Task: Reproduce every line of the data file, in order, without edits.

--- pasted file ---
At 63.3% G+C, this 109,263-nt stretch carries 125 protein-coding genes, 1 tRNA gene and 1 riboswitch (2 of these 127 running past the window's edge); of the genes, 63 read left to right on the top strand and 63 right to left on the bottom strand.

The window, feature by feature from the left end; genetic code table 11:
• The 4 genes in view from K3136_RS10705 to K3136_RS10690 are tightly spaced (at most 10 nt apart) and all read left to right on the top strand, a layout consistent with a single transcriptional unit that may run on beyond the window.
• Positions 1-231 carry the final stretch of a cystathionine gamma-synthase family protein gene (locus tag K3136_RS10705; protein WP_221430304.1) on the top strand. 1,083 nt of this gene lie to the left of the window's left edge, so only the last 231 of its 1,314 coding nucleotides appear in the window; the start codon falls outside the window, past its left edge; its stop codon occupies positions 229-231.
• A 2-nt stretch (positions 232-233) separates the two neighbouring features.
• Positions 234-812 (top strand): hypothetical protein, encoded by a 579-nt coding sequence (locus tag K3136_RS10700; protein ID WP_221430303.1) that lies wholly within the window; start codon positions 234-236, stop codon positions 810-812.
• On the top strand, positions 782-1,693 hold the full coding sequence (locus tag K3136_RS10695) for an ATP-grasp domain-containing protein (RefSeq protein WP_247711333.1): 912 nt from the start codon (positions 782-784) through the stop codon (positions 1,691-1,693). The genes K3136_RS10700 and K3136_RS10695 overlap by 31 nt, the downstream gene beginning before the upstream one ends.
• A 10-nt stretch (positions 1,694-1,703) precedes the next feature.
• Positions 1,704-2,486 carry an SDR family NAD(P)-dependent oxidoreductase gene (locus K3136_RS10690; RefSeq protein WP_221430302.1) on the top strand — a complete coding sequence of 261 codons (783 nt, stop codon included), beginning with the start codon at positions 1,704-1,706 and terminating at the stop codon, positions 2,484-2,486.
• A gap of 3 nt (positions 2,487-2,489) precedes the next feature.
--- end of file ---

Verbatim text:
At 63.3% G+C, this 109,263-nt stretch carries 125 protein-coding genes, 1 tRNA gene and 1 riboswitch (2 of these 127 running past the window's edge); of the genes, 63 read left to right on the top strand and 63 right to left on the bottom strand.

The window, feature by feature from the left end; genetic code table 11:
• The 4 genes in view from K3136_RS10705 to K3136_RS10690 are tightly spaced (at most 10 nt apart) and all read left to right on the top strand, a layout consistent with a single transcriptional unit that may run on beyond the window.
• Positions 1-231 carry the final stretch of a cystathionine gamma-synthase family protein gene (locus tag K3136_RS10705; protein WP_221430304.1) on the top strand. 1,083 nt of this gene lie to the left of the window's left edge, so only the last 231 of its 1,314 coding nucleotides appear in the window; the start codon falls outside the window, past its left edge; its stop codon occupies positions 229-231.
• A 2-nt stretch (positions 232-233) separates the two neighbouring features.
• Positions 234-812 (top strand): hypothetical protein, encoded by a 579-nt coding sequence (locus tag K3136_RS10700; protein ID WP_221430303.1) that lies wholly within the window; start codon positions 234-236, stop codon positions 810-812.
• On the top strand, positions 782-1,693 hold the full coding sequence (locus tag K3136_RS10695) for an ATP-grasp domain-containing protein (RefSeq protein WP_247711333.1): 912 nt from the start codon (positions 782-784) through the stop codon (positions 1,691-1,693). The genes K3136_RS10700 and K3136_RS10695 overlap by 31 nt, the downstream gene beginning before the upstream one ends.
• A 10-nt stretch (positions 1,694-1,703) precedes the next feature.
• Positions 1,704-2,486 carry an SDR family NAD(P)-dependent oxidoreductase gene (locus K3136_RS10690; RefSeq protein WP_221430302.1) on the top strand — a complete coding sequence of 261 codons (783 nt, stop codon included), beginning with the start codon at positions 1,704-1,706 and terminating at the stop codon, positions 2,484-2,486.
• A gap of 3 nt (positions 2,487-2,489) precedes the next feature.